Evan Roberson named Associate Director of the Duke Jazz Ensemble; composer Andrew Waggoner to teach Introduction to Jazz class

Tuesday, August 18, 2020
As John Brown, Director of the Duke Jazz Program, steps into the role of Vice Provost for the Arts, there will be two new faces teaching jazz with him this year.
Evan Roberson and Andrew Waggoner

While Professor Brown will continue to chart the direction of the Jazz Program and will be involved in its activities, Evan Roberson (photo left) will work with the Jazz Ensemble as the group’s Associate Director and composer Andrew Waggoner (photo right), who has previously taught improvisation and composition at Duke, will teach the Introduction to Jazz class.

A native of North Carolina, Evan Roberson holds a Bachelor’s degree with a concentration in Trombone Performance and a Master’s degree in Jazz Performance from East Carolina University. Since 2013, he has worked as a trombonist and soloist in many of John Brown’s ensembles, affording him the opportunity to perform with artists like Cyrus Chestnut, Nnenna Freelon, Wycliffe Gordon, Derrick Gardner, and Herlin Riley. Mr. Roberson has also traveled across North Carolina with Professor Brown, teaching master classes and clinics with him in many middle and high schools throughout the state.

Mr. Roberson is looking forward to working with the Duke Jazz Ensemble, noting he has performed with the group on several occasions and has “seen first-hand the love and care that Professor Brown pours into this program.” His goal as Associate Director of the Jazz Ensemble is to help the students “grow in their individual musical development and encourage a deeper appreciation for the art form.”

New Orleans native Andrew Waggoner’s association with jazz began in high school, when he attended NOCCA (The New Orleans Center for Creative Arts) and came under the tutelage of the legendary Ellis Marsalis. “Ellis put together a quintet of four students with him anchoring the whole thing from the piano. He’d throw us mind-and-finger-bending original tunes that we’d rehearse for an afternoon and then go out and play at local college jazz festivals. It was crazy and challenging and life-changing. I got to play with Ellis, and with bassist Elton Heron and flutist Kent Jordan; these were my friends, my role models, my heroes,” Waggoner says.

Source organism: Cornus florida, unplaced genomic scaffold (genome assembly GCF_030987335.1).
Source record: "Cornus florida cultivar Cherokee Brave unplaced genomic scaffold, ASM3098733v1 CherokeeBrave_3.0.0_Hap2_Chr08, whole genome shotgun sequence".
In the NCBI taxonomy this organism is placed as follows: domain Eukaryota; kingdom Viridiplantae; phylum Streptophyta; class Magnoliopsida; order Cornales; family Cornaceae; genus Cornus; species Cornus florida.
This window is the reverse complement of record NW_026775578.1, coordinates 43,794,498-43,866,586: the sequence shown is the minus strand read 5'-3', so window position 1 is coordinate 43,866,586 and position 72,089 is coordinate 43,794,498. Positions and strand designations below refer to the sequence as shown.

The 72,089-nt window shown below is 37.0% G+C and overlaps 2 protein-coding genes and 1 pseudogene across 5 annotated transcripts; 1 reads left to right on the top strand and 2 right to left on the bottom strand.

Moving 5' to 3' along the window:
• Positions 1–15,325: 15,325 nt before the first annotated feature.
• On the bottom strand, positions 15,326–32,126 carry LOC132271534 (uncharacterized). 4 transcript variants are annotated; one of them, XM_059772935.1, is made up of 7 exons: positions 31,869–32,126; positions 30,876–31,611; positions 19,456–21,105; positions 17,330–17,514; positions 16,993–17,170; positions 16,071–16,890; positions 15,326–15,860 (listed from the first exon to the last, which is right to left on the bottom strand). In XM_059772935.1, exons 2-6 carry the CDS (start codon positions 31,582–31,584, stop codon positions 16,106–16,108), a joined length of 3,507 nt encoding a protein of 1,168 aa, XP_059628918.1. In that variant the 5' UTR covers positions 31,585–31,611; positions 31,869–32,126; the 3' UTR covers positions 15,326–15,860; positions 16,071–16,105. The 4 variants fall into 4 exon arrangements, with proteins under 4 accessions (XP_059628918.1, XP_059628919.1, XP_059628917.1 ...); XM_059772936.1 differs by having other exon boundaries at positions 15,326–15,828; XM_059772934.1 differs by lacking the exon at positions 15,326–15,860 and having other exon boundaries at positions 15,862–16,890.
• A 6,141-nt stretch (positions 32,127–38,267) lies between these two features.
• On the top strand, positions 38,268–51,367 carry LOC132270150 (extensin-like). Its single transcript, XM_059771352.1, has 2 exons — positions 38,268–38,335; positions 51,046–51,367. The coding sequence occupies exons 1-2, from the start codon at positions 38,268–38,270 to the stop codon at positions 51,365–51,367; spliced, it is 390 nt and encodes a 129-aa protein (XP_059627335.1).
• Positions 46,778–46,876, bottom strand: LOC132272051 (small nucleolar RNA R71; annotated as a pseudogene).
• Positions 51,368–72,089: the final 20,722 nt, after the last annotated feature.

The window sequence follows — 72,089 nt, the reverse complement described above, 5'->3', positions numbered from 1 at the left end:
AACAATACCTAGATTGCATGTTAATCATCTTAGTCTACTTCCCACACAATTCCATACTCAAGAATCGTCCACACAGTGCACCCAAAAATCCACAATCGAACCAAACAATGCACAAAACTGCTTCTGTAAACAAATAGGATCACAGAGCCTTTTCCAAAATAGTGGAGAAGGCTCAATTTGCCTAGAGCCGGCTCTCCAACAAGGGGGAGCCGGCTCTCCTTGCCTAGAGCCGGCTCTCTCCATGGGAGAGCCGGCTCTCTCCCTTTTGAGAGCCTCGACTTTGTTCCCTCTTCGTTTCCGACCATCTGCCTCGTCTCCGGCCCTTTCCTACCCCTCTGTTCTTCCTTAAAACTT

Although Waggoner’s musical career has led him to become an award winning composer, his early association with outstanding jazz musicians gives him insights into the traditions and innovations of the art form that he looks forward to sharing with the Introduction to Jazz class. “We’ll focus on a few seminal people for each period and let their work light up the period in general,” he says. “That way we can really get into what made them special, talk about song/arrangement construction and improvisation, and get into all the cultural issues that naturally arise, chief among them racism…. We’ll also deal a lot with the ways in which Jazz remains an essentially African American art form, regardless of who’s playing it and how.” 

As Duke’s Jazz Program continues to evolve, Professor Brown looks forward with anticipation to the coming academic year. “I am very excited about what lies ahead as I assume the post of Vice Provost for the Arts, and I can do so with faith and confidence in what Evan and Andrew will bring to our program. I am deeply committed to creating the best experiences for our students and community, and I look forward to working with these two outstanding musicians and educators and friends to continue that tradition.”